Inigo’s school has below average literacy, and they are working hard to improve it. One of the initiatives is building a lending library of great children’s books that come with activities. They were going to put them in plastic bags, but I wondered out loud if they might look better in cool fabric, and was invited to have a go.
This is my “proof of concept” bag. The book is “We’re Going on a Bear Hunt”, and I have included a few games and activities I found on a homeschooling website – but no doubt the teachers will have something awesome worked out.
Now I just need to see if the teachers (and the kids) like it, and find a way to make about 30 more!
Inigo adores these. I have to fight him off to stop him from eating them before he gets to school. These are mushroom and fetta, chopped into a mini muffin pan, then I pour over a mix of egg and gream and bake. Super simple, but they do require a bit of forward planning. They also freeze relatively well, so if I get organised I can do a few different types to keep in the freezer for days when I can’t get creative.
The dip today is yoghurt with grain mustard.
And now I am off to research school junk food policy, after finding out that the crappy canteen food menu is now even crappier. Met another mum in the school yard who is really angry about it, so we’re going to team up and see what we can do.
When I worked in a Japanese nightclub, the chef taught me how to make Japanese rice balls (onigiri – translates to “housewife obligation). In their most simple form, they are a triangular wedge of leftover rice. My favourite was yaki-onigiri, which are grilled with a special sauce, and I never learned how to make them. There are many variations, with things like grilled salmon or pickled plum inside, or made from rice seasoned with furikake.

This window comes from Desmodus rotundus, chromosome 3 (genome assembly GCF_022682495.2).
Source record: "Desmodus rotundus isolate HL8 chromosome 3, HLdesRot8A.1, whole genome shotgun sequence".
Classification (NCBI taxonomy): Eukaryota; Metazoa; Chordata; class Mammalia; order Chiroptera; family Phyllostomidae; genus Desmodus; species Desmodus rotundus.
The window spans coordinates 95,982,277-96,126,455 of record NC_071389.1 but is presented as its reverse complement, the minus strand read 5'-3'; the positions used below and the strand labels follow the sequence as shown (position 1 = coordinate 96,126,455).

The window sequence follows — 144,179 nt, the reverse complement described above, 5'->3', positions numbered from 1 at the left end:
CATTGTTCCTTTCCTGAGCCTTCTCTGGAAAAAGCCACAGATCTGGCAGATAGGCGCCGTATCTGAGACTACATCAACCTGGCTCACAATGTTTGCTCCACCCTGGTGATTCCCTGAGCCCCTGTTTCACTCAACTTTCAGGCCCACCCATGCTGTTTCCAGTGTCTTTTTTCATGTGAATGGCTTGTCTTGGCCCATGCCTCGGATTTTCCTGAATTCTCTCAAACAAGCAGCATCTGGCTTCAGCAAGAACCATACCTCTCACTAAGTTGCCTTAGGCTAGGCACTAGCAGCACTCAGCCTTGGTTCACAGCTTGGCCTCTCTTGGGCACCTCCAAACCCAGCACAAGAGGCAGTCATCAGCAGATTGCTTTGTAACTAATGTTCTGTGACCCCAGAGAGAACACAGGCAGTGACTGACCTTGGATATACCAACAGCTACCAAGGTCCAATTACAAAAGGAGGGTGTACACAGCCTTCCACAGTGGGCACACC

There are loads of different furikake, and most of them contain bonito (dried fish) so they aren’t suitable for vegetarians, but this purple one (my favourite) is. Perilla is a glorious herb that is largely unknown in Australia, though you can find it in places like Cabramatta, and it dos crop up in Vietnamese restaurants. The flavour is indescribable, and not really a lot like the furikake. I also doubt that the colouring is natural, and the list of ingredients does go a little bit beyond what I consider to be real food, but as a treat, I don’t mind now and then.
Inigo has had his social life at school pick up a bit, so he has been saying that he “doesn’t have time” at lunch to eat, and he’s been coming home with uneaten lunches. Oh, to be so popular 😉
This one has apple slices with sunflower nut butter, which does taste a lot like peanut butter (and is yummy with apple slices!), but it isn’t dangerous for kids with allergies. So glad I tried it, we can’t give Inigo anything including nuts for school because there is a kid in kindy (not his class) with anaphylaxis. So that rules out most of my favourite baked goods, and a few treats as well.
This is a good way to get a bit of protein into his lunch when I don’t have a “main” with protein, and he loves it!
Some mornings I wake up and think “thank goodness I thought about lunch last night, I’ve got a plan”. But many mornings run more like – “holy cow, what am I going to feed the kid today? I really should have gone shopping yesterday”. This was one of those days.
I had some mini pizza bases in the fridge, and my friend Marion had given me a small jar of zatar to keep in the freezer, so I got out of bed a little early, mixed the zatar with olive oil, smeared it on a pizza base, and popped it in the oven for 20 mins.
I put plain yoghurt in the mini dipper, and the treat was leftover Indian fudge from my dinner the night before 🙂